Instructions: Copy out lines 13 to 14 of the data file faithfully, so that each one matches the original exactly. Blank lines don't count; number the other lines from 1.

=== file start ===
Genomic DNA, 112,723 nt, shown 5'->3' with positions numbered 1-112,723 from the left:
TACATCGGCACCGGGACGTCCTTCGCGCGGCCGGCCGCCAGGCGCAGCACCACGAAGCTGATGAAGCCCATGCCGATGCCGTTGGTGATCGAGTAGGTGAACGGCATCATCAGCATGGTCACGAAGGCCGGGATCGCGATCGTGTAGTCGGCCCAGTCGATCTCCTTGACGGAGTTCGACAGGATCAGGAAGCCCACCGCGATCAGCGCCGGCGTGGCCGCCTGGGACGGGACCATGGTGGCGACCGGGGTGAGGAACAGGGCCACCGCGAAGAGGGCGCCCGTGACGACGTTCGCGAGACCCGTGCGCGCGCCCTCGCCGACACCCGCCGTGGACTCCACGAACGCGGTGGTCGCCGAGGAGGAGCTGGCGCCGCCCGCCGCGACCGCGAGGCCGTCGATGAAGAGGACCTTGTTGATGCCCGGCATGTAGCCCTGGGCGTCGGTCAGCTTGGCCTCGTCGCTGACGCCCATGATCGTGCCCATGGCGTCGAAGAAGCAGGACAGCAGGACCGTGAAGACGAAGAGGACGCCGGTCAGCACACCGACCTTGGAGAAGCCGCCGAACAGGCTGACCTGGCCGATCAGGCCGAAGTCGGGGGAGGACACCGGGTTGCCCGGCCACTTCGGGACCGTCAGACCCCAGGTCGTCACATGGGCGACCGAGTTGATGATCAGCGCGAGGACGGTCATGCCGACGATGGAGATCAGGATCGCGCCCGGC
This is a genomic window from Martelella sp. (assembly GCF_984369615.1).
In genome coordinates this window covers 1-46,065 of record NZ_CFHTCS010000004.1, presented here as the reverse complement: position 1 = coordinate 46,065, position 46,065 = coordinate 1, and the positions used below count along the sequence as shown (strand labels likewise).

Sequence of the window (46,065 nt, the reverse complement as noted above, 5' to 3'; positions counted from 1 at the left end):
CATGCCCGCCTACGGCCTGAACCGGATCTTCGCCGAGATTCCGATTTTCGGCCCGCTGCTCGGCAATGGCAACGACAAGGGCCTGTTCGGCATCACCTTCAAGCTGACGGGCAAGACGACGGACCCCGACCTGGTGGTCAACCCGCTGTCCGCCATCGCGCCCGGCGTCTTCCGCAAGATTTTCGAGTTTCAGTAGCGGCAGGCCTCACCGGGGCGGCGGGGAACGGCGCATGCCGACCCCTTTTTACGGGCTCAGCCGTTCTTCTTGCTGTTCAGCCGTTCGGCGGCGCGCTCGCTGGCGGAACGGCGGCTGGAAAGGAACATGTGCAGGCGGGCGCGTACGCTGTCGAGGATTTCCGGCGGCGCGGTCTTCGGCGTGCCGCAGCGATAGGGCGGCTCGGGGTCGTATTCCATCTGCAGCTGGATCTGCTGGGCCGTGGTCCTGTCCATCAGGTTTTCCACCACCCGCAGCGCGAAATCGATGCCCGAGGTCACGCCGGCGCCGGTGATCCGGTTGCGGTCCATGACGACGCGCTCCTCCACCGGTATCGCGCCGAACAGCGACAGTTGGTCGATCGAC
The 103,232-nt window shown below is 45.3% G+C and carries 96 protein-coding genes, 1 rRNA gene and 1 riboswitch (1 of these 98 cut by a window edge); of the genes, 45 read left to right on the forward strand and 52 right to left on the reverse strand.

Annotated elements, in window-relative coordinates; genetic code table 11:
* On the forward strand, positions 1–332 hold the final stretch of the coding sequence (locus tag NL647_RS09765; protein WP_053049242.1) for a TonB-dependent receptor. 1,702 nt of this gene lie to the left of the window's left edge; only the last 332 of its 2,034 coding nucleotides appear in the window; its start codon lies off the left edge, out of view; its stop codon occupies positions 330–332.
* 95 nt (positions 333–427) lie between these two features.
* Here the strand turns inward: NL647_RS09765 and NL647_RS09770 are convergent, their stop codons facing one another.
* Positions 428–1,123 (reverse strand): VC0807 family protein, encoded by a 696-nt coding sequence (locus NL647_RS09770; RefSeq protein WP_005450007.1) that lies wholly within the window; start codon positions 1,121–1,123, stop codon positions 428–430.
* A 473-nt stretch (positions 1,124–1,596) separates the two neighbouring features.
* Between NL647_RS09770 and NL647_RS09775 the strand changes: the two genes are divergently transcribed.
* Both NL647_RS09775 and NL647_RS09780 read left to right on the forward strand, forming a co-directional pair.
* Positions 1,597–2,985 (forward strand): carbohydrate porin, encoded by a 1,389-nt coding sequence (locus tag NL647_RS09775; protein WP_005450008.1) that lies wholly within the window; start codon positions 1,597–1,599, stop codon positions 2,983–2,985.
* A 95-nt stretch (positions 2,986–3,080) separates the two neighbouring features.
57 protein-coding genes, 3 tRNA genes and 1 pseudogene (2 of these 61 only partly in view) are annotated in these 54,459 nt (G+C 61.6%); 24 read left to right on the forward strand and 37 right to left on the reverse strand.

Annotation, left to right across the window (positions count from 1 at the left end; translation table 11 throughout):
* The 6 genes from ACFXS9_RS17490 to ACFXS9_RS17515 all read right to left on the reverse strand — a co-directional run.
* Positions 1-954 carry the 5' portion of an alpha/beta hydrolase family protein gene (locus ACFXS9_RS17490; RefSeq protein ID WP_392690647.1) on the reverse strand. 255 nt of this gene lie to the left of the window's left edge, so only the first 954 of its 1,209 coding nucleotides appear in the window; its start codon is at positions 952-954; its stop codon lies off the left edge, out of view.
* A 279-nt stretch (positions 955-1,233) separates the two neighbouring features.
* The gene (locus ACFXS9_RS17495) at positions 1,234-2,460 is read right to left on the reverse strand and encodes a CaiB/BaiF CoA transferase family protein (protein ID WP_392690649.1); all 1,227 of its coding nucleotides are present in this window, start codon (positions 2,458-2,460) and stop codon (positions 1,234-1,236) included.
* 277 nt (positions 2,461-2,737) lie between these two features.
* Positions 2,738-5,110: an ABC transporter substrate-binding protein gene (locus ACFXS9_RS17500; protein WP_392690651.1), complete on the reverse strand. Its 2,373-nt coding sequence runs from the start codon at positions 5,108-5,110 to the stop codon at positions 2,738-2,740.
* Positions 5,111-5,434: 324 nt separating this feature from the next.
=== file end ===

* A 473-nt stretch (positions 1,124–1,596) separates the two neighbouring features.
* Between NL647_RS09770 and NL647_RS09775 the strand changes: the two genes are divergently transcribed.